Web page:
How is a virus like a firework?

There are some key descriptors that tell you the potential of a virus, like COVID-19, to spread. I thought I would have a go at elucidating these numbers using the analogy of fireworks.

The R number, or reproduction number, tells you how many people each person is spreading COVID-19 to on average. Or, if there was a bunch of fireworks lying on the ground, if you let one firework off, how many other fireworks are ignited as a result? Chris has direct knowledge of this. When his parents were holding a cocktail party when he was 9, he was socialising with the children of guests in the study. He pulled out a box of fire crackers and, for fun, lit one and threw it into the box to see what would happen. A lot of noise and smoke happened. He has a distinct memory of opening the study door, exposing a bunch of frightened children and a cloud of black smoke descending the staircase to the living room. Chris went down the stairs to face the music in a coil of smoke.

Pandemic modellers and epidemiologists use two R numbers. There is R0, which describes what happens if there is no deliberate control of a virus, or if you just let the firework go off and see what happens. The R0 for Delta is estimated at around 6 i.e. one person, on average, infects 6 other people. However, most countries are using active measures to reduce spread of COVID e.g. vaccines and masks. These measures reduce the reproduction rate. That’s a bit like letting your cracker off but putting it on the other side of the room from the box of crackers. The reproduction rate you see when restrictions are in place is called Re. The aim is to get Re to less than 1 because if every person infects, on average, less than 1 other person, the virus will die out in the population.

Then there’s the K number; I only learned about K numbers recently. The R number says how many people one person infects on average. But people aren ‘t all average. The K number tells you whether transmission of a disease is caused by few of the infected individuals, or many of the affected individuals. The K number can be any number up to infinity, at which point everyone infects everyone else equally.

From a firework point of view, is every firework equally likely to set other fireworks off? A Roman Candle might be great at showering sparks equally over a bunch of lined-up fireworks, a rocket heads away and has nothing to do with other fireworks until it falls to earth and a dud firework just fizzles out and does nothing. Of effective fireworks, I particularly remember some in Sulawesi when we were cycling there. These fireworks spun around rapidly on the ground once ignited, spreading green sparks and whining. They stopped spinning and went dark then, for a couple of seconds, nothing happened, next there was a very loud bang. I thought they were very funny but it didn’t seem like most people enjoyed the surprise.

Back to the K number – SARS 2003 had a K number of 0.16, while measles has one of 0.22 and seasonal influenza has been documented as ranging from 2 to 53. SARS-CoV-2 supposedly has a K number around 0.1 (around 20% of people cause 80% of cases); I haven’t managed to find anything comparing the K number of Delta with other variants. Having a small K number is both good and bad. A whole lot of people act like dud fireworks, not spreading virus to anyone. However, a small number of people are Roman Candles, spreading virus widely in ‘superspreading’ events, like the church cluster in Auckland currently. If you get lucky, and none of your infected people are a superspreader, then infection is easily contained; if you are unlucky…then containment is not so easy.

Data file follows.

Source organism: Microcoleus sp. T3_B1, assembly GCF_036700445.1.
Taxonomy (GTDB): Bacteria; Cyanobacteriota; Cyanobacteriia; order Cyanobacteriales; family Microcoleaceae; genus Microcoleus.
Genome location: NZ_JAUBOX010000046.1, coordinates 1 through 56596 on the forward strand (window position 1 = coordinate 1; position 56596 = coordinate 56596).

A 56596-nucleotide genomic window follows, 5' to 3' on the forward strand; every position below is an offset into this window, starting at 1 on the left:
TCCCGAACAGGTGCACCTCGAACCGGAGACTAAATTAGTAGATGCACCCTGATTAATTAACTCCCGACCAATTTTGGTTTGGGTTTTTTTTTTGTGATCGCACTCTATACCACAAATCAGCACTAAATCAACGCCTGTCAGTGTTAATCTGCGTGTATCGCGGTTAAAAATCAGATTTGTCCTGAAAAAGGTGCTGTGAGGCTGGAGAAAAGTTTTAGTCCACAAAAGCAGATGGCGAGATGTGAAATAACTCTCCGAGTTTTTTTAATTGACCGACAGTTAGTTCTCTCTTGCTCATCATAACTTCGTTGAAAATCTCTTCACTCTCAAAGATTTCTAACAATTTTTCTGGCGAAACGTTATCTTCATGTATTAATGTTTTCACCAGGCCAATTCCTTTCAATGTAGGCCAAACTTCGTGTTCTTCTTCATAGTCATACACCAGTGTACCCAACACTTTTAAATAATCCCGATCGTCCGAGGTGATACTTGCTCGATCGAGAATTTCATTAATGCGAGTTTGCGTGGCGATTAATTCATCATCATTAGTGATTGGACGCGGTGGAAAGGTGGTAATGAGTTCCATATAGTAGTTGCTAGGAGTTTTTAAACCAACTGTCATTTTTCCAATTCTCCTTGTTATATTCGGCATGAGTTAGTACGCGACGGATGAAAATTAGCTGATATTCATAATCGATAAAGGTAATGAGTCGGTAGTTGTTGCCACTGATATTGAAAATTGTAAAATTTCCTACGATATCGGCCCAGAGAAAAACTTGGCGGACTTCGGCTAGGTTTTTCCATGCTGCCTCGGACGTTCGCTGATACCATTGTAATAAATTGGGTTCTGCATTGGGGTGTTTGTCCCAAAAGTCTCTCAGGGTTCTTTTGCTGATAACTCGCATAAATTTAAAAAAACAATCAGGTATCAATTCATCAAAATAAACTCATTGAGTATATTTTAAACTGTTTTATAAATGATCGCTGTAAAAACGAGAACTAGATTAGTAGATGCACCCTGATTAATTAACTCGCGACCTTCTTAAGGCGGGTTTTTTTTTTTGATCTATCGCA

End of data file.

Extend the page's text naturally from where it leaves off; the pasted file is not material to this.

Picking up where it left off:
Generation time is another critical feature of infectious diseases – how long does it take from when one person is infected until they create infection in another person? Or, taking the firework analogy, how long from when the first firework starts shedding sparks until another firework is lit and starts sparking? This is very difficult to measure for infections – we don’t know when someone is shedding virus, we only know once they display symptoms of the illness; so we use the serial interval, as the time between when one person displays symptoms and someone they infect displays symptoms. We use serial interval as a proxy for generation time.

One of the reasons we don’t try to eliminate seasonal influenza, is because its serial interval is fast, at about 3 days. Rapid spread makes it difficult to suppress a disease because it may have already infected a considerable number of people before someone presents with symptoms and gets tested. The original strain of COVID-19 had a serial interval of around 7 days, while it looks like Delta has a serial interval of 4 days. Delta can outrun contact tracing. As Sydney found, by the time you identify a case you need to be contacting people two steps away from that case – you need to be contacting the contacts of the contacts.

Here’s a picture of how the higher R0 and lower serial interval is making Delta a challenge for New Zealand. On the left are the total cases identified in the first 9 days of the 2020 outbreak in New Zealand, once we started documenting cases regularly. On the right are the total cases identified in the first 9 days of this 2021 outbreak (the computer is determinedly chopping off numbers on the left, but the scales in the two graphs are the same) . In 2020 it actually took 27 days from the very first case for New Zealand to reach 192 cases, in 9 days we have 209. For all the world scoffing at New Zealand locking down at the sign of a single case of COVID-19, if we are to be on an elimination pathway, that was the only thing to do.

If only that was the case for COVID-19

Published by janecshearer

I'm a self-employed life enthusiast living in Gibbston, New Zealand

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